Understanding Variables


A best practice with automation is to separate the steps you perform from the data used by those steps. This allows you to easily alter that data later without searching through all your steps to make sure you have made the necessary changes. In AutoBloks, we accomplish this using Variables.

This tutorial builds on the Interacting with Elements tutorial. You are encouraged to complete or at least review that tutorial before beginning this one. If you do not have the files created during that tutorial, you will need to download those completed files to use for this tutorial.

What Are Variables?

A variable is simply a placeholder for some other value. In mathematics, you may have used variables to represent unknown values like in the expression 7 + x = 10. In software, variables are used to store and retrieve data. This allows software to work with values that may not even be known in advance. When performing a Google search, the search engine does not know your query until you type it. That value is then stored in a variable and referenced by the software.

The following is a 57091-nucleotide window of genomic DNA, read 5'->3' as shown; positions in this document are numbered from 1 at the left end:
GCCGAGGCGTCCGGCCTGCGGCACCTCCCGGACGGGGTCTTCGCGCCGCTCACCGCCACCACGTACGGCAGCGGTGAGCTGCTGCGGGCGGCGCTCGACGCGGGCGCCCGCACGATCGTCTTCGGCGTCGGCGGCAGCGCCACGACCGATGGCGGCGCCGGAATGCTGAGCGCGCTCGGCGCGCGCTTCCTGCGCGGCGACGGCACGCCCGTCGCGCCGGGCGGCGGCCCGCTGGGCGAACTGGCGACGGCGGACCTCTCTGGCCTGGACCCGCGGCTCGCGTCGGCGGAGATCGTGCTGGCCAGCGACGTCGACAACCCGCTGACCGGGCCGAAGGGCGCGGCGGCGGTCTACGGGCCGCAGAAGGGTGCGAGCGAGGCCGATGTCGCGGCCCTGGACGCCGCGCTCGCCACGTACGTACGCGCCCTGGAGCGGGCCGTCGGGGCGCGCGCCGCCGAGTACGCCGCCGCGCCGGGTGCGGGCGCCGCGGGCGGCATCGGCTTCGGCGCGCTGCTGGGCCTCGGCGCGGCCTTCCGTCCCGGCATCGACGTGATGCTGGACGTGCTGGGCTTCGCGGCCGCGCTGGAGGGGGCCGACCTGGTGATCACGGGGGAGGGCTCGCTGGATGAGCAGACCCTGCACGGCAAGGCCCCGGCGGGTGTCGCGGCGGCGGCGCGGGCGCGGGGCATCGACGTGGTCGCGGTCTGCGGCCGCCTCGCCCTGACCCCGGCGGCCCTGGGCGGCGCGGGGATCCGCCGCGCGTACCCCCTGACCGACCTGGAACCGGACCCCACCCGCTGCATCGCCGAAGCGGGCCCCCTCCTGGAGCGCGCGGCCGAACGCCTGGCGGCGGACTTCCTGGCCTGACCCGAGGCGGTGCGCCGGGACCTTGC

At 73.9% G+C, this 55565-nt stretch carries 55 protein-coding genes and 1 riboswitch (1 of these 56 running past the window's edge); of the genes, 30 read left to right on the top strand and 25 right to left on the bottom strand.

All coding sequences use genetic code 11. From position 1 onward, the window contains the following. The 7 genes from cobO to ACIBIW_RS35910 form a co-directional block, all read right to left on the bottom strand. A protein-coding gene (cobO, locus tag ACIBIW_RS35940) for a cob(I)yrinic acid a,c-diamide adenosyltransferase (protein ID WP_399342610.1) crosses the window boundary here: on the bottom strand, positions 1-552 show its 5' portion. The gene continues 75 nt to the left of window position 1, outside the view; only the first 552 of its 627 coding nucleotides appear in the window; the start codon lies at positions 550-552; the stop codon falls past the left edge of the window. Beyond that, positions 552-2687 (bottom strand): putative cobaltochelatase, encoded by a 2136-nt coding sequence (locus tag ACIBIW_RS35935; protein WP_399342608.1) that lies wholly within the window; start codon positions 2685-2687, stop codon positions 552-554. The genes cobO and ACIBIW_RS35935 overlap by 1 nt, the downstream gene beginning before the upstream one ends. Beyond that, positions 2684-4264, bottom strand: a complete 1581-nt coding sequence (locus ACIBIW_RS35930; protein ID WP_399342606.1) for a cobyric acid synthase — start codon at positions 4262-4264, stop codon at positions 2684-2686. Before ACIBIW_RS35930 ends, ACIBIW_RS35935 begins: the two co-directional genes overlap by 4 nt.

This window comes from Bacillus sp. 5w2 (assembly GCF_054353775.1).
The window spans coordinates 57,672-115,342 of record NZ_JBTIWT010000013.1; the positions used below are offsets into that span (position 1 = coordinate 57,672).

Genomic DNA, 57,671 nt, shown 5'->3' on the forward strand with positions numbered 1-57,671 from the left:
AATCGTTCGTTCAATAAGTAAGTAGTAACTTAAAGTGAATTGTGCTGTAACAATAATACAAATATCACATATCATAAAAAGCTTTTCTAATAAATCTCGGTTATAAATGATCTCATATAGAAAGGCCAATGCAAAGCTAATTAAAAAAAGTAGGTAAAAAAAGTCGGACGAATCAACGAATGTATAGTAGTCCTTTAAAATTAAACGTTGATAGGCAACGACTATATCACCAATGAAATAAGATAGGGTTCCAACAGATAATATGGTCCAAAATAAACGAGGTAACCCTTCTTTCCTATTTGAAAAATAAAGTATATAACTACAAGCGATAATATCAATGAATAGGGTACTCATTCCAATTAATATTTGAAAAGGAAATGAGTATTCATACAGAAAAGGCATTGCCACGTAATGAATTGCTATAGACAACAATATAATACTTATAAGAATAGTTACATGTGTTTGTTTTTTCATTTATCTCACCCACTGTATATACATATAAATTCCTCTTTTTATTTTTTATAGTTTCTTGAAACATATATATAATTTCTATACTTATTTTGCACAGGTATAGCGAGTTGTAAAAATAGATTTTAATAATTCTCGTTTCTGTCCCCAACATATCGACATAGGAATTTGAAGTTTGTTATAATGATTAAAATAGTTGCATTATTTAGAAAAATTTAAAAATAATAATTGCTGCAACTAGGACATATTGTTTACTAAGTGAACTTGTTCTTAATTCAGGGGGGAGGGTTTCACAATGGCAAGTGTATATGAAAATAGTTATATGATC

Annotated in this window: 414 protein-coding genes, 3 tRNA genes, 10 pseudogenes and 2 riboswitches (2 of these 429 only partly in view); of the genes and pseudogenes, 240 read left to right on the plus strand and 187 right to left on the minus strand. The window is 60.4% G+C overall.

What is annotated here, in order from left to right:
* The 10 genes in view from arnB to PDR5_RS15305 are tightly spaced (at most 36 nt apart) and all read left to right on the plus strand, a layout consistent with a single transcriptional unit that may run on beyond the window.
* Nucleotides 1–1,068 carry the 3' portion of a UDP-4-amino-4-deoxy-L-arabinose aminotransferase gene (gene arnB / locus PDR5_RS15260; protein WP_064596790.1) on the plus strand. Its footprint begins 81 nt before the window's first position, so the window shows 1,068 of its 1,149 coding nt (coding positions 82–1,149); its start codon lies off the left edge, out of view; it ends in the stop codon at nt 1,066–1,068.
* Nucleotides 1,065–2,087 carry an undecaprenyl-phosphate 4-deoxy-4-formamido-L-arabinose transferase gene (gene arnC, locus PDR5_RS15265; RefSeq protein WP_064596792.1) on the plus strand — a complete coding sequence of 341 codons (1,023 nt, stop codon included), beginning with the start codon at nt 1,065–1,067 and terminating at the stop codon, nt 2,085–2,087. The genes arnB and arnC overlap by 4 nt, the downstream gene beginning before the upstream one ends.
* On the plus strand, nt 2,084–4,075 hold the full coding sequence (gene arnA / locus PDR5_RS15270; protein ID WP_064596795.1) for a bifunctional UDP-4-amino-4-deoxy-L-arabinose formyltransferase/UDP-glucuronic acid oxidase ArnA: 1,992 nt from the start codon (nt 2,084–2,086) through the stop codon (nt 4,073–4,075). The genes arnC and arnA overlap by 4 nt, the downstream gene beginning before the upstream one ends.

Locker Analogy

A good way to understand variables is to think about them like a wall of lockers for your data. You can have multiple lockers, so you can store different pieces of data. Since all lockers look the same, you put a label on the door to each locker, so you can remember which data goes where. When you store data, you open the locker with the correct label and put your data inside. When you need to get the data back, you seek out the locker with the right label, open the door, and retrieve your data.

Each locker represents a variable and the label on the locker is the name assigned to the variable. When building automation, you can create variables to represent important data and then refer to each variable by name. When your automation is running, the placeholder represented by each variable will be replaced by the actual data that is stored in the variable at that time.